The Australian Meat Industry Council of Australia (AMIC) is set to formally present the red meat industry’s Cost to Operate Report to key political parties from this week, as calls are made for urgently-needed bipartisan solutions to cut the cost burden of excessive red tape and energy costs. According to the report, Australian meat producers have the highest operating costs in the world, making it impossible to be continually competitive on an international basis.
Importantly, the Report has had a significant galvanising effect across the red meat industry supply chain, with processors, wholesalers, smallgoods manufacturers, and independent butchers coming together to determine a range of strategies that aim to ensure they do not suffer the same fate as most of Australia’s other major manufacturing industries.
The red meat ‘farm-gate to plate’ supply chain is the largest rural and regional employer providing more than 150,000 full- and part-time jobs. It’s also the country’s largest agricultural exporter with more than 70 per cent of red meat and co-products produced sold overseas in 124 countries, and contributes more than $21 billion in value added to the economy.
The Cost to Operate Report shows that cost reduction is the only way the industry can compete with the main competing global red-meat-producing markets, including the USA, Argentina, Brazil and New Zealand, which are working hard to increase access to Australia’s key overseas markets at a time when Australia’s product has been impacted by catastrophic droughts and floods.
The average cost per head, excluding livestock purchases, incurred in processing beef in Australia are 24 per cent higher than in the USA, 50 per cent higher than Brazil and 75% than Argentina. Of these costs, it is estimated in Australia that 54 per cent are due to some form of government regulation. This is more than twice that of the USA and Argentina and more than three times that of Brazil. In addition, Australia’s regulated costs for beef and sheep are 46% and 37% higher respectively than those of its closest neighbour, New Zealand.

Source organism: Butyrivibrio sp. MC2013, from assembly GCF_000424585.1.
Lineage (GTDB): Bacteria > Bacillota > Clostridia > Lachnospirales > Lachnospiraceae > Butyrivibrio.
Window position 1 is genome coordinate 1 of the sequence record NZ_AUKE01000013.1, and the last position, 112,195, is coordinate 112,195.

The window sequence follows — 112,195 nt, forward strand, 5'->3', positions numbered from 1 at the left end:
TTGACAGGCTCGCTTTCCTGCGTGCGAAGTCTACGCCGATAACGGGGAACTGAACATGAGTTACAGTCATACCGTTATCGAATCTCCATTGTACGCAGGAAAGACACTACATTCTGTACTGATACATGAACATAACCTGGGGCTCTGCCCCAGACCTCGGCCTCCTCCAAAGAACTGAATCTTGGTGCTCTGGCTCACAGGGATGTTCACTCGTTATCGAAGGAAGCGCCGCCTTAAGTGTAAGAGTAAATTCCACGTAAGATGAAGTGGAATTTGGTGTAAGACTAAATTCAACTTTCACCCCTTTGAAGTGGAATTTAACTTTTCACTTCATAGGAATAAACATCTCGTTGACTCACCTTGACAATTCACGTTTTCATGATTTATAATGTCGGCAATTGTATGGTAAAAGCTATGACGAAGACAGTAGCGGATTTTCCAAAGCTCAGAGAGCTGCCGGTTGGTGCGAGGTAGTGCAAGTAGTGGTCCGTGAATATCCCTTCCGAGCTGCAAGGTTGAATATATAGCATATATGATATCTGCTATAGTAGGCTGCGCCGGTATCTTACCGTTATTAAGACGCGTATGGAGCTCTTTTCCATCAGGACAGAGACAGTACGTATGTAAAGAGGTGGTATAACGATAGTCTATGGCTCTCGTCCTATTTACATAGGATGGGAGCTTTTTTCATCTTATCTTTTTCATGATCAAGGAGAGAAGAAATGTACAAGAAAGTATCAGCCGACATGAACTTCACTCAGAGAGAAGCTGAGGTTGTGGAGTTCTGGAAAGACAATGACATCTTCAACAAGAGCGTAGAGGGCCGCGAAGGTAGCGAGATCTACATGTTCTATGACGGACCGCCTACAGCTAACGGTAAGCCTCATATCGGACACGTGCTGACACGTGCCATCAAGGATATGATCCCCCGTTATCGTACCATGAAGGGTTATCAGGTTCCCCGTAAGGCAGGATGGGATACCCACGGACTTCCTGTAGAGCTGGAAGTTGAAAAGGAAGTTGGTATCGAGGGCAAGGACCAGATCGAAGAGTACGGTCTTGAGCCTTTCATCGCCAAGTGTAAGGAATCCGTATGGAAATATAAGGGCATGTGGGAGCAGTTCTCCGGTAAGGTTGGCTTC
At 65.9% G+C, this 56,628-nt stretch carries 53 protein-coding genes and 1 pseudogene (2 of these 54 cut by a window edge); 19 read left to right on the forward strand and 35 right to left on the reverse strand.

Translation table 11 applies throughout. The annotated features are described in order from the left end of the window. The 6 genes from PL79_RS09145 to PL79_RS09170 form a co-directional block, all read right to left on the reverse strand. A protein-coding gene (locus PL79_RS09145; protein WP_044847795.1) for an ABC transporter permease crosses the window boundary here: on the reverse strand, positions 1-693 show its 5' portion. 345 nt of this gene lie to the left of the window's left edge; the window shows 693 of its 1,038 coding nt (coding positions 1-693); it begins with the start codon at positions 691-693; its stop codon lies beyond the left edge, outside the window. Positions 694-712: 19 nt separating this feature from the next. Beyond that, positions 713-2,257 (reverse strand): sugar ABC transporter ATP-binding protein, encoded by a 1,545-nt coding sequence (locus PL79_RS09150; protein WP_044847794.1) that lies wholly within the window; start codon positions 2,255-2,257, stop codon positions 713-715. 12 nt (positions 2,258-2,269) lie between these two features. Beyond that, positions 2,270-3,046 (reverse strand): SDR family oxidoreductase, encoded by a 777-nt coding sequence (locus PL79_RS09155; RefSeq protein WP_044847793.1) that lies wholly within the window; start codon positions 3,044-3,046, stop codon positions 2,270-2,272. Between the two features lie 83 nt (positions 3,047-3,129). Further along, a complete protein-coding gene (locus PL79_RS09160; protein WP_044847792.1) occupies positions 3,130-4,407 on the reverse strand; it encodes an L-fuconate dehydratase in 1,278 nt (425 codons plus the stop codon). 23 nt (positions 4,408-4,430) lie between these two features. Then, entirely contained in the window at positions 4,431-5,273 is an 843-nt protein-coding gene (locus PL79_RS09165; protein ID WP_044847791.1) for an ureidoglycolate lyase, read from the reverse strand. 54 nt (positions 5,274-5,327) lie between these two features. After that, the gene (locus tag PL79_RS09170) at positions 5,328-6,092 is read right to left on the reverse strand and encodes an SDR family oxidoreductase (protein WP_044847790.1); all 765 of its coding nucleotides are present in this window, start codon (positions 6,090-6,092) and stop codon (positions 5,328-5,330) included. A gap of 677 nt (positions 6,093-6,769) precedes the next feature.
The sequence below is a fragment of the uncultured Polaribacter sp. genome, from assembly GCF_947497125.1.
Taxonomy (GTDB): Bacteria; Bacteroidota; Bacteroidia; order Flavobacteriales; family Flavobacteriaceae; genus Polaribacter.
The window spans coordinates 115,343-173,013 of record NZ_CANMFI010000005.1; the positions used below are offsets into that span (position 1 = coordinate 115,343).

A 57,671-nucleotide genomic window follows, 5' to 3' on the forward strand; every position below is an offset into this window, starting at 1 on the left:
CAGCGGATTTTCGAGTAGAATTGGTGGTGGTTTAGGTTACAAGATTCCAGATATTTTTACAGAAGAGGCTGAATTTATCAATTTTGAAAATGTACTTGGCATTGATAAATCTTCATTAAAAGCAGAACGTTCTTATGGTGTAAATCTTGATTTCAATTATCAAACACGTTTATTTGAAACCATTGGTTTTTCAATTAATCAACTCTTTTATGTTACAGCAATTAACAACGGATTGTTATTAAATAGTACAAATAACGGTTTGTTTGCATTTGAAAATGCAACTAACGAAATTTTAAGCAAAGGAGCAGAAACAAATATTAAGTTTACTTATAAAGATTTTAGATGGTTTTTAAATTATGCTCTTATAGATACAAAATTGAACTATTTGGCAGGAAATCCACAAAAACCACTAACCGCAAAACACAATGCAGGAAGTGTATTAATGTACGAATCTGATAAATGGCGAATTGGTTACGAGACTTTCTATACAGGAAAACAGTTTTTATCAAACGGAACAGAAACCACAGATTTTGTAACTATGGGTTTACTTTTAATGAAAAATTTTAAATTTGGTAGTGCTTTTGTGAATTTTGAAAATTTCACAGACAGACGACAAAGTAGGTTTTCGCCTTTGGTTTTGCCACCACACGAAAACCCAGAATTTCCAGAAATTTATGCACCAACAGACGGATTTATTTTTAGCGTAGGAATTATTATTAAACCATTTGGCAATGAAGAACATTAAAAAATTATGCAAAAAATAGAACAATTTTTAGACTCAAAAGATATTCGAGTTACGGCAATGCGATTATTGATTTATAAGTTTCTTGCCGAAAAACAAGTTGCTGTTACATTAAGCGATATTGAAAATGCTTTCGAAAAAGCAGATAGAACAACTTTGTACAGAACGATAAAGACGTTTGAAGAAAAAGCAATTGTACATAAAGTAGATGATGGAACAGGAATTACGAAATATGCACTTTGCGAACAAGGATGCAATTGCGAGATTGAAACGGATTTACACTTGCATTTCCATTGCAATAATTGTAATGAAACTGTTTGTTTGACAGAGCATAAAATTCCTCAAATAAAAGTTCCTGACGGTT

Australian processors also face unreasonably high energy costs and are paying 104 per cent more than North American processors for utilities, 53 per cent more than the Argentinians, 20 per cent more than New Zealanders and 0.3 per cent more than the Brazilians.
Furthermore, in Australia, labour-related costs comprise over 58 per cent of total operating costs. This figure is considerably less than 50 per cent in the other countries examined in the Report.
Patrick Hutchinson, AMIC’s CEO, said, “Australian processors, and the wider red meat supply chain, are battling unsustainable cost pressures while continuing to remain competitive internationally but, according to the report, they’re fighting a losing battle, particularly as one of the biggest costs they face is as a result of excessive government red tape.”
Australia’s government-regulated inspection and certification costs are 3.4 times higher than the USA and 4.5 times higher than Argentina. In Brazil these costs are fully-funded by the federal government and are not passed on to processors.
The Cost to Operate Report found that one of the key contributing expenses is offshore inspections fees, adding around $110 million in costs each year. These inspection fees are not exclusive to Australian businesses, the difference is in government response in other countries. Both the US and Brazilian governments offer support to their processors, covering around 95 per cent of these fees, while Australian processors are currently fending for themselves.
“We are asking for relief in export certification charges, which is one of the largest cost contributors to why Australian red meat is becoming uncompetitive in the global market,” explained Hutchinson.
“Simply put, the red meat industry is dependent on global trade for its viability. Streamlining the major federal and state regulatory and red-tape burden would be a good first step and will allow the industry to compete on a level footing with other red meat producing countries,” he said.
“As appreciation, particularly from Asia, increases for Australia’s high-quality premium meat and renowned ‘clean and green’ status, our industry is saddled with the considerable burden of being the highest-cost red meat processing nation in the world. Cost reduction, as highlighted in the CTO Report, is our best course of action to increase our industry’s ability to not be priced out of the global market, remain viable and ensure sustainable prices for livestock for our Australian farmers.
“With regard to excessive energy costs, the unfortunate policy paralysis is resulting in increased cost flows across the full supply chain as the industry is one of the biggest users of energy due to its refrigeration requirements, as an example. Energy costs are realised throughout the process of meat production.
“We all want farmers to thrive, but the reality is that a weakened supply chain that is hindered from competing globally will be the next and long-lasting crisis for farmers if urgent action isn’t taken,” said Hutchinson.